Outsource Medical Billing Work and Increase Your Cash Flow (Outsourcing Vs In-House)
The matter of whether to outsource medical billing operations or keep the procedure in-house is one that ponders vigorously on many medical specialists and practitioners. The correct answer differs from practice to practice that directly relates to many factors such as age of the business, present state of practice finances, and some other important considerations. Beside clinical procedures, medical billing and RCM are very important processes of your practice. Your monthly cash flow highly connected to the model you have adopted. So you must be decisive because taking it on a light view would hurt your practice overall performance. You ought to do exhaustive evaluations of your practice’s cost, staffing, and volume measurements to figure out what’s appropriate for you. In the preparatory phases of the decision making process, you will have to investigate what most specialists and physicians consider to be the real favorable circumstances and weaknesses that the in-house and outsourcing alternatives each present.
In-house Medical Billing
- An in-house medical biller costs a clinic $ 14 to $ 15 an hour in the United States
- Billing operations can easily stall – whether an in-house billing staff is made up of one person or three, if someone is out of the office, the billing department can see a sharp decline in productivity. This may have a negative impact for a few reasons. First, those left behind at work will have more work to do. Second, the biller will have a lot of work to catch up on when they return to the office. Third, cash flow into the office could significantly decrease because of this stall in billing operations.
- Higher costs – While it may not be easy to budget for outsourcing, it may still be cheaper than hiring an in-house billing staff. Why? When a doctor has an in-house staff, they have more overhead. They have to pay an hourly wage, benefits such as medical insurance, sick time and paid vacation time. In addition, there is the cost of setting up a billing system. Other costs include the software and tech support needed to process and send claims and to create billing statements.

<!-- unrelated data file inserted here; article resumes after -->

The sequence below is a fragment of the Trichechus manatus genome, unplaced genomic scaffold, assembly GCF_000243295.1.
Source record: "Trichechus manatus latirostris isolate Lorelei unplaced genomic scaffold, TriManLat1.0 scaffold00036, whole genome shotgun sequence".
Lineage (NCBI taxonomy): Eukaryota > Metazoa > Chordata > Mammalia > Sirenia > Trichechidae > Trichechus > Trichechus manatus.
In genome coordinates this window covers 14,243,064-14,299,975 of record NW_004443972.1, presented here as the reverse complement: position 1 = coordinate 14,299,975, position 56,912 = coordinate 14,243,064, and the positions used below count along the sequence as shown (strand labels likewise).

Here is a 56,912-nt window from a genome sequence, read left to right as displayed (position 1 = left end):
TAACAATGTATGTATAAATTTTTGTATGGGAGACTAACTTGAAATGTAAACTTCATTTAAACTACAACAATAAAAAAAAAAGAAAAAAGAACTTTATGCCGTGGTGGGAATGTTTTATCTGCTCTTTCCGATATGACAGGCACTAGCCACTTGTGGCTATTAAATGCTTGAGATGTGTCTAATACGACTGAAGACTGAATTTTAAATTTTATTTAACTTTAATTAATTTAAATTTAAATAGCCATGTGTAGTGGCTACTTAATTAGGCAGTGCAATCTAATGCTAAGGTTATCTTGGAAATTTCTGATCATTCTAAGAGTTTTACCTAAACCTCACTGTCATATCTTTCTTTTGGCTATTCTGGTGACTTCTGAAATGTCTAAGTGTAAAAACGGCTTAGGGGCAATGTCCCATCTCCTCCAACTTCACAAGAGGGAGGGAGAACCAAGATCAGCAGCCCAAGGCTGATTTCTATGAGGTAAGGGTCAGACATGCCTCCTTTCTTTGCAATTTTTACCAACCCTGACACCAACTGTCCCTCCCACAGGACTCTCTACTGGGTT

- More opportunity for liability –In-house billing can result in some liabilities for the company. If a doctor hires a biller who doesn’t perform accurately, they can end up with miss-billings or incorrect billings. This can result in patients receiving inaccurate estimates or being billed for more than they actually owe.
Outsourced Medical Billing
- A medical billing company pays less than $ 2 an hour to a medical biller. Especially if a clinic is starting up, outsourcing is less expensive.
- In terms of follow-up of medical claim with insurance companies, negotiation skills of medical billing companies are more effective, than in-house medical billers.
- The medical billing companies are able to provide 24 x 7 billing service, mainly because the support staffs of medical billers are flexible and willing to work in any 8 hour shift allocated to them. The advantage that this offers is that the billing and documenting process is continuous, and there are very few backlogs
- State of the art billing software.
- Access to individuals with expertise in medical coding and billing.
- Access to staff who are up -to-date with regulations and recent changes to regulations.
- Consistency in billing – Not only will a medical billing company regularly send claims to insurance companies, they are contractually obligated to follow up on all unpaid and denied claims. Often, claims will be denied because of a lack of information or inaccurate documentation. Once the issue has been fixed, the claim can be resubmitted.
- Regularity of billing – A doctor doesn’t have to worry about bills not being sent out in a timely manner because of staff illness or heavy workload. A medical billing company is hired to focus on one thing: medical billing. Therefore, bills and claims should be sent regularly and on time through a company.
- The doctor has a better idea of billing operations –If requested, medical billing companies are required to give a provider performance reports. Based on these reports, the provider is not only able to see how well the practice is doing financially; it will be able to evaluate the performance of the billing company.